Jerry Favor has been quite accurate in this entire upward move. One of his indicators is called the Bradley psychological indicator. It has been very accurate the past 60 years. It called the 1987 market top 2 days before the crash occurred. It is now saying that an all time high should be set, plus or minus a couple days, on July 24th. Mr. Favors also says that if the market can continue to make new highs a week after the 24th the Dow could go to 9859, plus or minus 292 points, intraday into August. His other indicators are saying that there will be an all time top made in September. If you’re interested in following Mr. Favor’s comments and others, go to http://www.marketweb.com/

Mclellan Oscillator: +65 -100 oversold +100 overbought
Summation Index: 1070

Five day arms: .89 .80 and below, overbought 1.00 and above, oversold
Ten day arms: .88 .80 and below, overbought 1.00 and above, oversold

Bulls: 52.0 previous week 47.1 50% plus overbought/bearish
Bears: 22.0 previous week 30.6 50% plus oversold /bullish
Correction: 24.0 previous week 22.3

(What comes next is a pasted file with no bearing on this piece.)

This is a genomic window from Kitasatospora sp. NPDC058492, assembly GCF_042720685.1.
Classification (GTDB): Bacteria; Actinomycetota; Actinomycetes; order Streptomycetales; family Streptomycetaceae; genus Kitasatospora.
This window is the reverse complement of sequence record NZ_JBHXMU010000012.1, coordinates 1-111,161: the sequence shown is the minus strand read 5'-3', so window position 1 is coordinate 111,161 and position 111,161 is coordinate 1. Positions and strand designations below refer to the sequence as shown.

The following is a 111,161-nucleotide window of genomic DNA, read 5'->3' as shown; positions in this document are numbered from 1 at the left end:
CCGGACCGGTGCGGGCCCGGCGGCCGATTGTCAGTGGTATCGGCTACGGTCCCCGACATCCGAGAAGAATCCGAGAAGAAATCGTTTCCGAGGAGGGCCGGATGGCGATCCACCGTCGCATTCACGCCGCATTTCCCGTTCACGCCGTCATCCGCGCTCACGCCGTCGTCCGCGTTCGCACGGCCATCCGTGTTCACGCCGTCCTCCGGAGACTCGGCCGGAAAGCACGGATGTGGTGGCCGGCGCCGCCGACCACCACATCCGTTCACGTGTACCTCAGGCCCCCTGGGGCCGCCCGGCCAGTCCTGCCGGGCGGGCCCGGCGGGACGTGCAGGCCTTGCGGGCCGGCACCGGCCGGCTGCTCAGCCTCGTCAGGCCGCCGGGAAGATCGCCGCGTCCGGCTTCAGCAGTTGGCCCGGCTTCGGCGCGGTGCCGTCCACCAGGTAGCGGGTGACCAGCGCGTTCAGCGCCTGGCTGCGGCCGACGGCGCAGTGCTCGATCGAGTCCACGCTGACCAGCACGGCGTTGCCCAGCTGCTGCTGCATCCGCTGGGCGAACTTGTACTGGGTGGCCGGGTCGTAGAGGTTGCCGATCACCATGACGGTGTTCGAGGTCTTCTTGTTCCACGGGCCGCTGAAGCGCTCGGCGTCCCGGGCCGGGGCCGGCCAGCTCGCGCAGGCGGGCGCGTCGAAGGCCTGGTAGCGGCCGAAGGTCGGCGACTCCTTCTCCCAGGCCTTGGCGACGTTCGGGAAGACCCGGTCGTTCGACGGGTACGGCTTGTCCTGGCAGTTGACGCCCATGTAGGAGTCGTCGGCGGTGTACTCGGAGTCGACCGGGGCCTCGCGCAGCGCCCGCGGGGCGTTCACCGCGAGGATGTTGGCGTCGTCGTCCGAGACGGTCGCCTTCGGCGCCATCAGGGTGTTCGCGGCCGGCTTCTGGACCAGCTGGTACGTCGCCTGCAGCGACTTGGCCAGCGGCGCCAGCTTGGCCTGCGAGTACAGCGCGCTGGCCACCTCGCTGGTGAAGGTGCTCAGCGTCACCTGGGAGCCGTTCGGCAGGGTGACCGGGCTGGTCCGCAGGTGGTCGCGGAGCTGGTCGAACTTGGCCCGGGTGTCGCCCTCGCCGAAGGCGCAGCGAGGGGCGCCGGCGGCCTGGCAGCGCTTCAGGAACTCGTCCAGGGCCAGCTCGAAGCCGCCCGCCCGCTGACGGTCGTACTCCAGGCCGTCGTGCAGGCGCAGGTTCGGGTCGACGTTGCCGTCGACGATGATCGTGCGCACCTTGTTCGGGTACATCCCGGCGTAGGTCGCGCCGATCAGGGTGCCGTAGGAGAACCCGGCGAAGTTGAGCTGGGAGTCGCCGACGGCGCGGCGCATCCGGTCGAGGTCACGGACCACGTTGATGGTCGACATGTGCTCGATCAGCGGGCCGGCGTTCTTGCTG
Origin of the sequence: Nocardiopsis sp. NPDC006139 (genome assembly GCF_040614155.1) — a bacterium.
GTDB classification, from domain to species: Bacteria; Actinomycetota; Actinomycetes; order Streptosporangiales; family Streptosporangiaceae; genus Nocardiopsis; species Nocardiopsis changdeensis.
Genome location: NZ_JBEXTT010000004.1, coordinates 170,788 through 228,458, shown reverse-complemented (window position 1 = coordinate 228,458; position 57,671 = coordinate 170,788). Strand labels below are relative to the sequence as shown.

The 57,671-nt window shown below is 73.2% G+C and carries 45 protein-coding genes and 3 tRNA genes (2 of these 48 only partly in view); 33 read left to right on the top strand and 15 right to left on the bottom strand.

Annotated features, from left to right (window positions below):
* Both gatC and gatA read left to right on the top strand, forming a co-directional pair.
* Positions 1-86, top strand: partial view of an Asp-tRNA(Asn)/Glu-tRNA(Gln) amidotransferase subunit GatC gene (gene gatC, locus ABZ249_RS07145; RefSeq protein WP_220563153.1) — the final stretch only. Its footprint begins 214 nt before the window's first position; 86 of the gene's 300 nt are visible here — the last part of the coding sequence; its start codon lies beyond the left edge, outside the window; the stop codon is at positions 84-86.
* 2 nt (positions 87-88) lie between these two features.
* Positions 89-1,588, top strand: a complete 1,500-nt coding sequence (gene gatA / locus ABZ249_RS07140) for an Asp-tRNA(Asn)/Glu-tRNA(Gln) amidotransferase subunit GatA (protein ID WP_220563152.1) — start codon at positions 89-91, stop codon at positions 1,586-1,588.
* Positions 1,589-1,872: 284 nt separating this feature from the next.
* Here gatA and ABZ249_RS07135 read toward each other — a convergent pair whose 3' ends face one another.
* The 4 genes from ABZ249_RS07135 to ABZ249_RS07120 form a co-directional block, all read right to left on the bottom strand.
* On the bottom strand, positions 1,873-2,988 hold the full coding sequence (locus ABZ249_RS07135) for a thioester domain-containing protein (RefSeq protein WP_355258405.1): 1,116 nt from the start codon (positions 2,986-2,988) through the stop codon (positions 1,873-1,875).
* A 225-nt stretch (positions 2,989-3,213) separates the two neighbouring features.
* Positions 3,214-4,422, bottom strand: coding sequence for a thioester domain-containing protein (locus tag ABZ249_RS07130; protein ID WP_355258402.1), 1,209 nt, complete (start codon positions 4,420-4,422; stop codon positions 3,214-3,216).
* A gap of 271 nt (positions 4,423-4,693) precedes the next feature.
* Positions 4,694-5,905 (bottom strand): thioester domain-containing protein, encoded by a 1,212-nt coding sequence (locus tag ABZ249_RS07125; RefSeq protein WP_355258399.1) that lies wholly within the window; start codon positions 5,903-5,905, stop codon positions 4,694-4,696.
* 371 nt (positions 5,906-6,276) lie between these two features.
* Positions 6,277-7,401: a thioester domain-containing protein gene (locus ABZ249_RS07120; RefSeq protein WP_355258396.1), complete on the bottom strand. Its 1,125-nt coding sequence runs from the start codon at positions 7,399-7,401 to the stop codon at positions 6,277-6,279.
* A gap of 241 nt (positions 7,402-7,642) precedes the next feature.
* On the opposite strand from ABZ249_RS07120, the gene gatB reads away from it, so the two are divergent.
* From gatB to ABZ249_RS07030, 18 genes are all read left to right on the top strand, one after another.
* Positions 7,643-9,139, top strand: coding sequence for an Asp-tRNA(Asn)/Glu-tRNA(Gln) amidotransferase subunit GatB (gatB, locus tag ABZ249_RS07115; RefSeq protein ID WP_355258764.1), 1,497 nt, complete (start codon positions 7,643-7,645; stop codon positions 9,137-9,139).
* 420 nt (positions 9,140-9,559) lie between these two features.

Five day Qvix: 18.00 10-15 bullish, low volatility 15-40 bearish, high volatility

MARKET CLOSES

Index

Last Week

This Week

Change

Percent

Dow Jones

9105.74

9337.20

+231.46

2.5

S & P 500

1164.35

1186.69

+22.34

1.9

S & P 100

568.32

581.34

+13.02

2.3

Nasdaq

1943.10

2008.75

+65.65

3.4

30 Year bond

5.62%

5.74%

Program Trades

This has been a very rough month for trades. Since January the market has been extremely volatile to the upside, seeing a 29% straight increase this year alone. (Ken is covering this more in his section.) We had no short trades on at all this month but there was an outright sell trade placed yesterday for $6.75 that will be considered a short trade for the August expiration cycle because it does not qualify for a Long, Ultra or Outright short sell. We took the biggest hits on our long trades with an overall loss of $3.50 between the OEX and SPX trades. The reason the loss was so big was that we were unable to get any Long put trades placed. We are only allowed to raise the Long trade levels to a certain level before we have to just leave the trade. With the market rallying it was impossible to get in a Long put trade as put spreads and premiums were too low for a decent trade. It was impossible to even get in a Short put trade. Our Ultra and Outright short sells are considered our safest trades and they proved themselves correct this past month. The Ultra trades fared the best this month as we still received a full 10% profit from our put trades. We did have to buy back the call trades as we were getting nervous with the market’s upward spiral. The Outright Sell trades this month ended up even as we had a full profit on puts but we had to buy back the call trade because of the market’s upward move.